DreamWorks Animation

In 2004, DreamWorks Animation (DWA) was spun off from DreamWorks as a separate company headed by Katzenberg in an IPO and has recorded mostly profitable quarters since then.

The live-action DreamWorks movie studio was sold to Viacom in December 2005.[11][12][13] In 2008, the live-action DreamWorks studio again became an independent production company, releasing its films through Disney.

In 2006, Katzenberg made an appearance on the fifth season of The Apprentice. He awarded the task winners an opportunity to be character voices in Over the Hedge.

Katzenberg has been an industry leader in promoting digital 3D production of film, calling it "the greatest advance in the film industry since the arrival of color in the 1930s." When Katzenberg appeared on The Colbert Report on April 20, 2010, he confirmed that from now on "every single movie" that DreamWorks Animation produced would be in 3D and gave Stephen Colbert a pair of new 3D glasses.[14]

It was reported that Katzenberg receives an airfare allowance of $1.5 million per year, which was the most of all media-company CEOs.[15]

Political activities

United States president Barack Obama presenting to Katzenberg the 2013 National Medal of Arts

Katzenberg is a longtime supporter of Barack Obama. Reportedly "smitten" by Obama's speech at the 2004 Democratic National Convention, Katzenberg pledged his full support to Obama in 2006 if he decided to run for president.[16] During his campaign, Obama praised Katzenberg for his "tenacious support and advocacy since we started back in 2007."[17]

Katzenberg has been an avid fundraiser for Obama, doing so while much of

External links

  1. ^ Faughnder, Ryan (August 7, 2013). "Obama dines with Jeffrey Katzenberg after 'Tonight Show' stop". Los Angeles Times. Retrieved October 30, 2013. Katzenberg, who has a net worth of $957 million, according to the Los Angeles Business Journal, has long been known for his contributions to the Democratic war chest. 
  2. ^ Daunt, Tina; Masters, Kim (October 30, 2013). "Jeffrey Katzenberg's Secret Call to Hillary Clinton: Hollywood's 2016 Support Assured". The Hollywood Reporter. Retrieved October 30, 2013. 
  3. ^ "Jeffrey Katzenberg Biography (1950-)". Retrieved 2010-07-11.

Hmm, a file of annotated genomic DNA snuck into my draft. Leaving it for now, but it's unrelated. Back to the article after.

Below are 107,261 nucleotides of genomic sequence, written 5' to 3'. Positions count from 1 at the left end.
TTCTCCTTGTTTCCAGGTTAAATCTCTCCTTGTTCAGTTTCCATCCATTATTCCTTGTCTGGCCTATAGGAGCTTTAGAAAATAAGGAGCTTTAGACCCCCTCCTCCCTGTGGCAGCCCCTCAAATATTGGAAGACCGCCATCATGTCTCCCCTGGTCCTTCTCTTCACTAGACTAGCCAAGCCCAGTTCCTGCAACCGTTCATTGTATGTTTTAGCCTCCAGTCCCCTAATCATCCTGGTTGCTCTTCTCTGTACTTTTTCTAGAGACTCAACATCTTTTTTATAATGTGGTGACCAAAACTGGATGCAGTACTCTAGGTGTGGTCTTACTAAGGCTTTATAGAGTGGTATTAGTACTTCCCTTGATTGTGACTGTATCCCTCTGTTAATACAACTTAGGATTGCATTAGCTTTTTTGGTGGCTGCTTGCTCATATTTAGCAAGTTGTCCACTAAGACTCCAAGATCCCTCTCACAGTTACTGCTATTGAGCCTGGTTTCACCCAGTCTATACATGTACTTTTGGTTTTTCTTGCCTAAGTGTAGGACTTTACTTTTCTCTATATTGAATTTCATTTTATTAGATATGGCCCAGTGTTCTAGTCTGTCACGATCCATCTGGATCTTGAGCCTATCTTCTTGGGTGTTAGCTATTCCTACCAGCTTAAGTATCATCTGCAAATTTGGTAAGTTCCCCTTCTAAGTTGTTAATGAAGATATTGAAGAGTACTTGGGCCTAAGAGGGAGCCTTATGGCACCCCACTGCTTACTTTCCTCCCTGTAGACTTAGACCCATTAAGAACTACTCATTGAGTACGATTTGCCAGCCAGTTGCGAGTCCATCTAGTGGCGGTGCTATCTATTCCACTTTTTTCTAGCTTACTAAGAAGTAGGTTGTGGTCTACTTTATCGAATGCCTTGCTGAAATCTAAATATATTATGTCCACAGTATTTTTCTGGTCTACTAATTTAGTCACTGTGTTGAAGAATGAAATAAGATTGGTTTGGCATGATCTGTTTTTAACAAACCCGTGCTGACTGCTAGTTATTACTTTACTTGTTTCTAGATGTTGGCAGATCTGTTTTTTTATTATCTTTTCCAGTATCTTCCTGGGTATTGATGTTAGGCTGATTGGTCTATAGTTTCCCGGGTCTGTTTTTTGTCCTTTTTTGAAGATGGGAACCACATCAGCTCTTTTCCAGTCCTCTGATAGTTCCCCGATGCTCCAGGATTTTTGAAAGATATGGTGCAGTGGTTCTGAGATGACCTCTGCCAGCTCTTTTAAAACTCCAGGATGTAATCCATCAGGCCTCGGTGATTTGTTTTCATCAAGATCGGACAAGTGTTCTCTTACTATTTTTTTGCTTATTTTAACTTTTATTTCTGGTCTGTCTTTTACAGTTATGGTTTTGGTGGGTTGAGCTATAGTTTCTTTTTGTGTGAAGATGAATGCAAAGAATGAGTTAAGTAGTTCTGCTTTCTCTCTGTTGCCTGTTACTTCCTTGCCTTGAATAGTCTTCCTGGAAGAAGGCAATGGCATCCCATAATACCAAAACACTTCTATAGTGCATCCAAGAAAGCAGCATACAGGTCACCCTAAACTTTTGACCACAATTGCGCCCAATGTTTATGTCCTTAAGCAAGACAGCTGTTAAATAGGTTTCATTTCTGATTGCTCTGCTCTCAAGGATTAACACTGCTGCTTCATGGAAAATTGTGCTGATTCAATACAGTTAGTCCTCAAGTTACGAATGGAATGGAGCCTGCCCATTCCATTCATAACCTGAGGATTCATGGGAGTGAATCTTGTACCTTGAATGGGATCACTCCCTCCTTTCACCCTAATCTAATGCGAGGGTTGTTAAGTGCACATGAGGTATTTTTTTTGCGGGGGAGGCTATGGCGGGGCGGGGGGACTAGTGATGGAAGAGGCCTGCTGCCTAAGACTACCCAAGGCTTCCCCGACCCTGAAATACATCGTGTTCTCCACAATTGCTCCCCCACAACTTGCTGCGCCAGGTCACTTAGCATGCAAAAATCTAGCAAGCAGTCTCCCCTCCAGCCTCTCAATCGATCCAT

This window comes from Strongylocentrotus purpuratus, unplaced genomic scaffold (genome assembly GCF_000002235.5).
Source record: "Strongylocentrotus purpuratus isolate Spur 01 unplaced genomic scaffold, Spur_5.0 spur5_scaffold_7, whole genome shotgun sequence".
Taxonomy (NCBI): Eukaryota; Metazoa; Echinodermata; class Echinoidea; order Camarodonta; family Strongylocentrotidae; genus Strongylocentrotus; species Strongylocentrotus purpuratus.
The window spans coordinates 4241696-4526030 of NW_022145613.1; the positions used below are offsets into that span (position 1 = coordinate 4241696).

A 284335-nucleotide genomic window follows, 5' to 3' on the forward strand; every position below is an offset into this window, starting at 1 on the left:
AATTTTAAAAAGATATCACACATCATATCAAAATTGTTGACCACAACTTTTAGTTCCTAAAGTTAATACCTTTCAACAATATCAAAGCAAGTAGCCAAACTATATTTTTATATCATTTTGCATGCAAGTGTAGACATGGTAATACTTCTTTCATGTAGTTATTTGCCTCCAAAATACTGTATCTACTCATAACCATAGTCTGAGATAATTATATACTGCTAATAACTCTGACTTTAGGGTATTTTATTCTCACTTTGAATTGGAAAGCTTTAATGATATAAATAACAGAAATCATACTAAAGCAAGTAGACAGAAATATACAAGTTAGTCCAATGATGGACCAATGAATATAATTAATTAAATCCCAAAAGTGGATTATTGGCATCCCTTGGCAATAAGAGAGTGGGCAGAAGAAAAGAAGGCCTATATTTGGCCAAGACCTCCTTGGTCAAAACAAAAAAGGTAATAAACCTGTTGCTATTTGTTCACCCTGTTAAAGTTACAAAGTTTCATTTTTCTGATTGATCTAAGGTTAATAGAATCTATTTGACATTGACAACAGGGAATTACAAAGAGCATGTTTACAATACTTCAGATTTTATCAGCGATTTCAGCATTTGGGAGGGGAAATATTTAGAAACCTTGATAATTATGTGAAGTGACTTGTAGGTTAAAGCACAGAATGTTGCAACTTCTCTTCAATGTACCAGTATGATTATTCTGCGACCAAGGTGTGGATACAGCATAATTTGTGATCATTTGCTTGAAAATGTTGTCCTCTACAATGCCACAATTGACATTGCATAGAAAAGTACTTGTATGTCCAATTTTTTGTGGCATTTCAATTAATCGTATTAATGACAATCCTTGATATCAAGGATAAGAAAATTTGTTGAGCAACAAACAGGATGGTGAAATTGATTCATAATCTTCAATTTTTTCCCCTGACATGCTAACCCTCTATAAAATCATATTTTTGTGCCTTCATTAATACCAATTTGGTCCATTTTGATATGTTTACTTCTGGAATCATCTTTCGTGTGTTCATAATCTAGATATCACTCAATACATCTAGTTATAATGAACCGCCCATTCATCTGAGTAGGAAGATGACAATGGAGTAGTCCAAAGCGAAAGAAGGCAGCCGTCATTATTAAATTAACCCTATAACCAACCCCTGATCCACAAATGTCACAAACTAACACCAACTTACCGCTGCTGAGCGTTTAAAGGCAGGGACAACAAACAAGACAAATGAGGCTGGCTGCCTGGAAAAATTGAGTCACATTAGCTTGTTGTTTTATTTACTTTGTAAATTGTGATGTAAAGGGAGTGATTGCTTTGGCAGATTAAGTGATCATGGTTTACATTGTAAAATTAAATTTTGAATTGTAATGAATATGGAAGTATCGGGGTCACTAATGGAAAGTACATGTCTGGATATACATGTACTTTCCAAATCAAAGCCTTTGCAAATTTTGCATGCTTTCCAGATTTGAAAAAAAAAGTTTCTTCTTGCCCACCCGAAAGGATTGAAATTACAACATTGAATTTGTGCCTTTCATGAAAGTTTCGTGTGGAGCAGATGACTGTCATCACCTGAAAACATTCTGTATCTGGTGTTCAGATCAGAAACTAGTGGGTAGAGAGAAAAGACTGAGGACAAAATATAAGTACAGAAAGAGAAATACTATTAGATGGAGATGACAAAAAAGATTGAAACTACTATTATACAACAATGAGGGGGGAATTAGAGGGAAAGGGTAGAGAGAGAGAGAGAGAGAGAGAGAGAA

4. ^ Pulver, Andrew (17 May 2001). "The Katz that bit the mouse". The Guardian. 
  5. ^ a b  
  6. ^ Thomas, Bob (1991). Disney's Art of Animation: From Mickey Mouse to Beauty and the Beast. New York.: Hyperion. p. 114.  
  7. ^ "Frank Wells, Disney's President, Is Killed in a Copter Crash at 62".  
  8. ^ B. Stewart, James (2005).  
  9. ^ Eller, Claudia; Hofmeister, Sallie (December 17, 2005). "DreamWorks Sale Sounds Wake-Up Call for Indie Films". Los Angeles Times. Retrieved September 11, 2013. The company nearly went bankrupt twice, Geffen said during a panel discussion in New York this year, adding that when the animated film "Sinbad: Legend of the Seven Seas" flopped in 2003, the resulting $125-million loss nearly sank his company. 
  10. ^ M. Holson, Laura (July 21, 2003). "Animated Film Is Latest Title To Run Aground At DreamWorks". The New York Times. Retrieved September 11, 2013. I think the idea of a traditional story being told using traditional animation is likely a thing of the past, he said. Among other factors, Mr. Katzenberg said, fast-evolving technology is making it easier to create images that a few years ago could only be drawn by hand. 
  11. ^ Island' Could Sink DreamWorks Sale - Celebrity Gossip | Entertainment News | Arts And Entertainment"'". 2005-08-01. Retrieved 2010-07-11. 
  12. ^ "Behind the DreamWorks Sale". 2005-12-12. Retrieved 2010-07-11. 
  13. ^ Smith, Sean (2005-12-19). "Hollywood: DreamWorks Sale—Why the Dream Didn't Work - Newsweek - Newsweek Periscope". MSNBC. Archived from the original on December 13, 2005. Retrieved 2010-07-11. 
  14. ^ "The Colbert Nation". Colbert Report - Jeffrey Katzenberg. Retrieved 1 May 2010. 
  15. ^ Acuna, Kirsten (18 October 2012). "Here's How Much The Top 15 Media CEOs Spend On Private Jets [Ranked]". Business Insider. 
  16. ^ a b c d "Movie Mogul's Starring Role in Raising Funds for Obama". Wall Street Journal. 30 September 2012. 
  17. ^ a b Haberman, Maggie (11 May 2012). "The Katzenberg-Obama connection". Politico. 
  18. ^ Kahn, Carrie (11 May 2012). "Head Of Shrek's Studio Puts Millions Behind Obama". NPR. 
  19. ^ Rubin, Jennifer (1 June 2012). "Biden’s role in U.S. companies’ deals with China". The Washington Post. 
  20. ^ "Obama Grows More Reliant on Big-Money Contributors". The New York Times. 12 September 2012. 
  21. ^ "What Does Jeffrey Katzenberg Want?". MSNBC. Free Beacon. 
  22. ^ Allison, Bill. "Stealthy Wealthy: Did Katzenberg's support for Obama fast-track movie deal with China?". Sunlight Foundation. 
  23. ^ Daunt, Tina (7 October 2012). "Obama, Clinton Powwow with Donors at Jeffrey Katzenberg's House". The Hollywood Reporter. 
  24. ^ "Steven Spielberg, Jeffrey Katzenberg Give $1 Million Each to Aid Obama Super PAC". Huffington Post. 21 October 2012. 
  25. ^ Wyatt, Edward (24 April 2012). "S.E.C. Asks if Hollywood Paid Bribes in China". The New York Times. 
  26. ^ Sperling, Nicole (5 September 2012). "Academy to honor Jeffrey Katzenberg, Hal Needham, D.A. Pennebaker and George Stevens Jr.". LA Times. 
  27. ^ Berrin, Danielle (July 17, 2013). "Jeffrey Katzenberg: Mogul on a mission". Jewish Journal. Retrieved September 11, 2013. 
  28. ^ Howard, Caroline; Noer, Michael (December 17, 2012). "30 under 30". Forbes. Retrieved December 18, 2012.